Magnesium deficiency symptoms

 

Magnesium Deficiency Symptoms and Diagnosis

We thirst for magnesium rich water.

Magnesium deficiency is often misdiagnosed because it does not show up in blood tests – only 1% of the body’s magnesium is stored in the blood.

Most doctors and laboratories don’t even include magnesium status in routine blood tests. Thus, most doctors don’t know when their patients are deficient in magnesium, even though studies show that the majority of Americans are deficient in magnesium.

Consider Dr. Norman Shealy’s statements, “Every known illness is associated with a magnesium deficiency” and that, “magnesium is the most critical mineral required for electrical stability of every cell in the body. A magnesium deficiency may be responsible for more diseases than any other nutrient.” The truth he states exposes a gapping hole in modern medicine that explains a good deal about iatrogenic death and disease. Because magnesium deficiency is largely overlooked, millions of Americans suffer needlessly or are having their symptoms treated with expensive drugs when they could be cured with magnesium supplementation.

One has to recognize the signs of magnesium thirst or hunger on their own since allopathic medicine is lost in this regard. It is really something much more subtle then hunger or thirst but it is comparable. In a world though where doctors and patients alike do not even pay attention to thirst and important issues of hydration, it is not hopeful that we will find many recognizing and paying attention tomagnesium thirst and hunger, which is a dramatic way of expressing the concept of magnesium deficiency.

Few people are aware of the enormous role magnesium plays in our bodies. Magnesium is by far the most important mineral in the body. After oxygen, water, and basic food, magnesium may be the most important element needed by our bodies; vitally important, yet hardly known. It is more important than calcium, potassium or sodium and regulates all three of them. Millions suffer daily from magnesium deficiency without even knowing it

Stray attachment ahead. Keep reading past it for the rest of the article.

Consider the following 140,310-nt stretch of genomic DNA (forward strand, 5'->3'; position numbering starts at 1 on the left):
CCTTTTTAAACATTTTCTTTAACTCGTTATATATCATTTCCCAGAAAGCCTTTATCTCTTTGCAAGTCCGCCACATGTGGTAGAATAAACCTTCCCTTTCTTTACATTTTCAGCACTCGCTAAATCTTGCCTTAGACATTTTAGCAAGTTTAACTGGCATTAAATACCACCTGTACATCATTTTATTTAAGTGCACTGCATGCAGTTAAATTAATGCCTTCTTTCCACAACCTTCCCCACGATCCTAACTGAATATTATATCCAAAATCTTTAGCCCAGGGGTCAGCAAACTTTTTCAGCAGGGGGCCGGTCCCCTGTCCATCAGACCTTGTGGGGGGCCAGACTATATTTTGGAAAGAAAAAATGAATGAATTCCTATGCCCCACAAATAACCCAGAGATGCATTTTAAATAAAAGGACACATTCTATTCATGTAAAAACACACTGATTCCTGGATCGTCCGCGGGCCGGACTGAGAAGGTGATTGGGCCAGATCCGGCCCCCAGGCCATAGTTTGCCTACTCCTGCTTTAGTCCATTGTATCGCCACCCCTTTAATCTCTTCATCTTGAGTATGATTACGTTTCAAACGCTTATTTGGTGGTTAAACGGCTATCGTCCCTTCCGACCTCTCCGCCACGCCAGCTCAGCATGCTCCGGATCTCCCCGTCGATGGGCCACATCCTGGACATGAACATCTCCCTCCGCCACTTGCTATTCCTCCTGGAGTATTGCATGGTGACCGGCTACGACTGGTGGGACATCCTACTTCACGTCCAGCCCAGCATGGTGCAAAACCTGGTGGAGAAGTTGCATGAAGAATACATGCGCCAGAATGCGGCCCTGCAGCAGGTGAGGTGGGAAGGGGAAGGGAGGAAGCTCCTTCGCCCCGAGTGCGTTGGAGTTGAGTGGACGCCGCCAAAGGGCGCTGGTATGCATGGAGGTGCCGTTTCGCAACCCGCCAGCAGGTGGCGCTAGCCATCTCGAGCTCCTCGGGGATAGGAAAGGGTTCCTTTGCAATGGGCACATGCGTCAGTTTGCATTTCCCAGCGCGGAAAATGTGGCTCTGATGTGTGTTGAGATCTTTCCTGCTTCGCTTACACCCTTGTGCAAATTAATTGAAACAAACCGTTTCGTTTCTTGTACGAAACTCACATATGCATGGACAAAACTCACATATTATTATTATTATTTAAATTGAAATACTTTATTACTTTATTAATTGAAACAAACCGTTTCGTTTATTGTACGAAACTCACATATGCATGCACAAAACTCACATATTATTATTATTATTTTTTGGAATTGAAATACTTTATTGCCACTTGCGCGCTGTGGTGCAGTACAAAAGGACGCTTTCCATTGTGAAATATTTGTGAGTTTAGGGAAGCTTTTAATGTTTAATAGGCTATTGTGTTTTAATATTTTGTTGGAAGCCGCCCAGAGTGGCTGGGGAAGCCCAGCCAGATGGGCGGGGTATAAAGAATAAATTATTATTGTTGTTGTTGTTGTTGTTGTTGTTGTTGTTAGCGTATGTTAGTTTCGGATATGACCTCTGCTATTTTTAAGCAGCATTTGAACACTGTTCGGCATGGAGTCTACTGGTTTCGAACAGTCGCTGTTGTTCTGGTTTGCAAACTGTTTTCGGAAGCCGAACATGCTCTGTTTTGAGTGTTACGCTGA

In fact, there happens to be a relationship between what we perceive as thirst and deficiencies in electrolytes. I remember a person asking, “Why am I dehydrated and thirsty when I drink so much water?” Thirst can mean not only lack of water but it can also mean that one is not getting enough nutrients and electrolytes. Magnesium, Potassium, Bicarbonate, Chloride and Sodium are some principle examples and that is one of the reasons magnesium chloride is so useful.

A man with magnesium deficiency
Magnesium Torment (Deficiency)

You know all those years, when doctors used to tell their patients ‘its all in your heads,’ were years the medical profession was showing its ignorance. It is a torment to be magnesium deficient on one level or another. Even if it’s for the enthusiastic sport person whose athletic performance is down, magnesium deficiency will disturb sleep and background stress levels and a host of other things that reflect on the quality of life. Doctors have not been using the appropriate test for magnesium – their serum blood tests just distort their perceptions. Magnesium has been off their radar screens through the decades that magnesium deficiencies have snowballed.

Symptoms of Magnesium Deficiency

The first symptoms of deficiency can be subtle – as most magnesium is stored in the tissues, leg cramps, foot pain, or muscle ‘twitches’ can be the first sign. Other early signs of deficiency include loss of appetite, nausea, vomiting, fatigue, and weakness. As magnesium deficiency worsens, numbness, tingling, seizures, personality changes, abnormal heart rhythms, and coronary spasms can occur.

A full outline of magnesium deficiency was beautifully presented in a recent article by Dr. Sidney Baker. “Magnesium deficiency can affect virtually every organ system of the body. With regard to skeletal muscle, one may experience twitches, cramps, muscle tension, muscle soreness, including back aches, neck pain, tension headaches and jaw joint (or TMJ) dysfunction. Also, one may experience chest tightness or a peculiar sensation that he can’t take a deep breath. Sometimes a person may sigh a lot.”